Author

Joanna Poncavage

Joanna Poncavage has 15 articles published.

Joanna Poncavage
Joanna Poncavage had a 30-year career as an editor and writer for Rodale’s Organic Gardening magazine and The (Allentown, Pennsylvania) Morning Call newspaper. Author of several gardening books, she’s now a freelance journalist.

America Ferrera’s “American Like Me” Captures the Immigrant Experience

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America Ferrera, award-winning actress for ABC’s hit comedy, “Ugly Betty,” turned activist in 2016 as co-founder of HARNESS, a human rights organization that connects various communities with pop culture leaders. Focusing on the immigrant experience, Ferrera produced a new book, American Like Me: Reflections on Life Between Cultures (Gallery Books), a collection of 31 first-person essays about growing up between cultures. One of six children of Honduran immigrants, Ferrera writes, “Honduras was my phantom limb. I always felt its presence, but I couldn’t see it, touch it or wave it in the air to prove ‘this right here is a part of me!’ ” She acknowledges what she lost as an immigrant: hundreds of years of connection and history, and…

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Longmire Lives: Continuing Craig Johnson’s Saga

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Never underestimate the power of a long, tall cowboy with a big hat and a big heart. Depth of Winter (Viking Books), the 14th book in Craig Johnson’s Longmire series debuted at No. 5 on the New York Times Bestseller list, attesting to the popularity of crime novels set in remote, fictional Absaroka County, Wyoming, under the shadow of the Bighorn Mountains, near the Northern Cheyenne Indian Reservation. Mystery fans with a penchant for western locales have found a home in the unstoppable juggernaut that is Sheriff Walt Longmire’s loyal fanbase that began in 2004 with The Cold Dish. The A&E television series, “Longmire” kicked off in 2012; its six seasons are now on Netflix. But it’s Craig Johnson’s authenticity that keeps…

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Two New Movies Prove Appeal of “Little Women”

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What can a 150-year-old novel still offer up to readers in the digitally enhanced 21st century? As proof of the timeless appeal of  Little Women (Bantam Classics), the new movie in theaters Sept. 28 is the 7th film version of the classic. It’s a modern retelling: Newbie director Clare Niederpruem brings Meg, Jo, Beth and Amy into the present day, with contemporary equivalents of 19th century teenage angst (and a father in some endless military conflict instead of the Civil War.)   Niederpruem previously directed Episode 1 of the television woman warrior fantasy series, “Outcast.” Her “Little Women” actors include Melanie Stone as Meg, Sarah Davenport as Jo, Allie Jennings as Beth, and Taylor Murphy as Amy. But wait: There’s more! Another…

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Book-to-Screen on Trials of Bookshop Ownership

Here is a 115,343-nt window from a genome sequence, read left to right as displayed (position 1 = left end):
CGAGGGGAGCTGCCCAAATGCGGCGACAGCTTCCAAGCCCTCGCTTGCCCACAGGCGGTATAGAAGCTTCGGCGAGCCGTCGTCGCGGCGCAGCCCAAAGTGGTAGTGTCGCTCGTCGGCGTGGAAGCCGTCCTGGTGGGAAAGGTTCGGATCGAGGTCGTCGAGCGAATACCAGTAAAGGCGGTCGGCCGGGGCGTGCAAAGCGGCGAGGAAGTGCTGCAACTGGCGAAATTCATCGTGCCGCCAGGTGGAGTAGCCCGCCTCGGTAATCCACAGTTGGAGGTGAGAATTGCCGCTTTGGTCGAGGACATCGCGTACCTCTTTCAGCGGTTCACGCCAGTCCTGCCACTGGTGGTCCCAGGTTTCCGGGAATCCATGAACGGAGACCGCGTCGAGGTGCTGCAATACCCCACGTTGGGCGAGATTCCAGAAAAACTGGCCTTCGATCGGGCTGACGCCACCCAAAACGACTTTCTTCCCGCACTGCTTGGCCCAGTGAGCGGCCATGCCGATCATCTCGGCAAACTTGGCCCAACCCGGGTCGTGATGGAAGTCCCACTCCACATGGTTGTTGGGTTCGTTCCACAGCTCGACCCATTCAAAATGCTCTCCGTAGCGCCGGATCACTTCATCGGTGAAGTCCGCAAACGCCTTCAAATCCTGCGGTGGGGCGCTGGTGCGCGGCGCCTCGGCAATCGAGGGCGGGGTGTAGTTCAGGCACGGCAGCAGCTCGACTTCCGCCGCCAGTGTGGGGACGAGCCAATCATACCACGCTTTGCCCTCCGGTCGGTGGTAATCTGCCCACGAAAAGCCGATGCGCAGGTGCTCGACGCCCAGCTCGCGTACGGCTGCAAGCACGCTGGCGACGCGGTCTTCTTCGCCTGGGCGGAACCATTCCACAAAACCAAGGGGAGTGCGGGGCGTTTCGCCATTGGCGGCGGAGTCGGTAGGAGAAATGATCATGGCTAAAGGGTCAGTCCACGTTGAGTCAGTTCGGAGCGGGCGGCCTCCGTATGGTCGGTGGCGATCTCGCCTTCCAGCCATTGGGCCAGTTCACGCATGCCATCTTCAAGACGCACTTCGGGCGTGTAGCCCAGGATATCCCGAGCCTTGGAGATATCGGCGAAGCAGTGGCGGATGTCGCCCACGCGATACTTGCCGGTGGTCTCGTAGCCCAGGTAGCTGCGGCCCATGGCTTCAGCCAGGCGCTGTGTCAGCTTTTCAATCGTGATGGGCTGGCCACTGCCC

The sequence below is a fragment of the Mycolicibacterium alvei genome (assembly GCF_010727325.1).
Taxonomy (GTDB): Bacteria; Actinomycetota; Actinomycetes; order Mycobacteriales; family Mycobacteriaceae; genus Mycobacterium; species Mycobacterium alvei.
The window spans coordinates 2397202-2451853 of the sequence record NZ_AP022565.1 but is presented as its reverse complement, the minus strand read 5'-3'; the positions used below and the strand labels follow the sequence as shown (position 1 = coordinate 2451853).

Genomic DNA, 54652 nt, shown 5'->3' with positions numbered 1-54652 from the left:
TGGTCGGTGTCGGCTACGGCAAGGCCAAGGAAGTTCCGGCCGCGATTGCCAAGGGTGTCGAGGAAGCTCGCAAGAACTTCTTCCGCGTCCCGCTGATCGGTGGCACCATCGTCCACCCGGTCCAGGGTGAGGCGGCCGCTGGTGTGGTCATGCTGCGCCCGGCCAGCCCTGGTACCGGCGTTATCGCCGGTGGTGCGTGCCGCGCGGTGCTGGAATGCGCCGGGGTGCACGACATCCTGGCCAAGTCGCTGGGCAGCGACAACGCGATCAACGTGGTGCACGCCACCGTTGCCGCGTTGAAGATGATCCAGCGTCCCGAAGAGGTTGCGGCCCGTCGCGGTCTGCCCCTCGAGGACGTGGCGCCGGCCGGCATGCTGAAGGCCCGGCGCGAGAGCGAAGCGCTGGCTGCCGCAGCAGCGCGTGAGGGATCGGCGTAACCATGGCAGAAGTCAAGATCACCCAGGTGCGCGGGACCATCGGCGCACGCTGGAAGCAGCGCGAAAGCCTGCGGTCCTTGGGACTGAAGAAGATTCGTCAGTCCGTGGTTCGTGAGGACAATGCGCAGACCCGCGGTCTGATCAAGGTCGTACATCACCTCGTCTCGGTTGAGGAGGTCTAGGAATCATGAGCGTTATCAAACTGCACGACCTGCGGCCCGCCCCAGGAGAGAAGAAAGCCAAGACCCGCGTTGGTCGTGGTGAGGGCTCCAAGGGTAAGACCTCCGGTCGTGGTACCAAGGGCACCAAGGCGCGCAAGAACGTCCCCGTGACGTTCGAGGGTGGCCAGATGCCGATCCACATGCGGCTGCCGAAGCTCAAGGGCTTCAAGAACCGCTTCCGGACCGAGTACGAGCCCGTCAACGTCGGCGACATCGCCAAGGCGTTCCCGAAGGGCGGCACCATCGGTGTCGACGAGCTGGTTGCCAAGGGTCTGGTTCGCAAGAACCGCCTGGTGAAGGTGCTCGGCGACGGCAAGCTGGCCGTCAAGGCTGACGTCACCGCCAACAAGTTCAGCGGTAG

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If you have read The Bookshop (Houghton Mifflin Harcourt) by Penelope Fitzgerald, you will want to see the movie to answer some questions: How can a movie portray a book’s delicately described inner states? How can subtle emotions and flitting feelings be shown on the screen? And if you have seen the movie, you will want to read the book, if only to learn more about what is going on in its characters’ minds. In fact, this book and movie is just about the perfect pair for book clubs that enjoy reading and viewing before discussing a particular title. Read the book, see the movie, and compare and contrast. Director of the movie, Isabel Coixet (“My Life Without Me”) took some…

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Ann Patchett’s “Bel Canto” Now an Operatic Movie

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In Italian, “bel canto” means “beautiful singing.” Readers of Ann Patchett’s 2001 novel, Bel Canto (Harper Perennial) could only imagine the music that is so crucial to its plot. No longer. The romantic thriller now has an operatic soundtrack of classic arias. The new movie version, in wide release Sept. 14, stars Julianne Moore as world-renowned opera singer Roxane Coss, with a voice supplied by world-renowned opera singer Renee Fleming. And what an operatic plot it is. A powerful Japanese industrialist has been invited to a birthday celebration in an unnamed South American country. Because the country’s government wants him to build a large manufacturing plant there, and because he is a lover of opera, he has been lured to the…

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How Oxenberg Saved Her Daughter from Cult Clutches

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Sometimes a book is ripped from the headlines. Sometimes it’s the other way around. Captive (Gallery Books), a blow-by-blow account of actress Catherine Oxenberg’s determination to save her daughter and bring down the Nxivm sex cult, reads like fiction. But you can’t make a story like this up. Oxenberg says Nxivm brainwashed her daughter, India, and turned her into someone ready to recruit sex slaves into a secret society that branded members with the initials of the group’s founder, Keith Raniere. Raniere is now in prison, and several of his high-ranking Nxivm leaders have been arrested, including Seagram heiress Clare Bronfman, whose millions allegedly financed retaliatory legal action against anyone who fell out of Nxivm favor. Charges include racketeering, sex trafficking, forced…

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“Just The Funny Parts:” One Woman’s Mark on TV Comedy

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A woman walks into a room. She’s the only female comedy writer there. She leans in, writes a funny book, and has the last laugh. Lots of laughs. Just the Funny Parts (Dey Street Books) is Nell Scovell’s story of how she went from wise-cracking kid to writing for David Letterman to Hollywood, where she put funny words in the mouths of Homer Simpson, Bob Newhart, Kermit the Frog, Coach, Murphy Brown, Lily Tomlin Stephen Colbert, and even Barak Obama for a White House Correspondents’ Dinner. Millions have laughed at her jokes, including, probably, you. Who can forget the hilarious, heartbreaking moment when Miss Piggy, on the Red Carpet, has a wardrobe malfunction and her tail pops out. “I’m a lady, and…

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Nick Drasno’s “Sabrina” Makes Graphic Novel History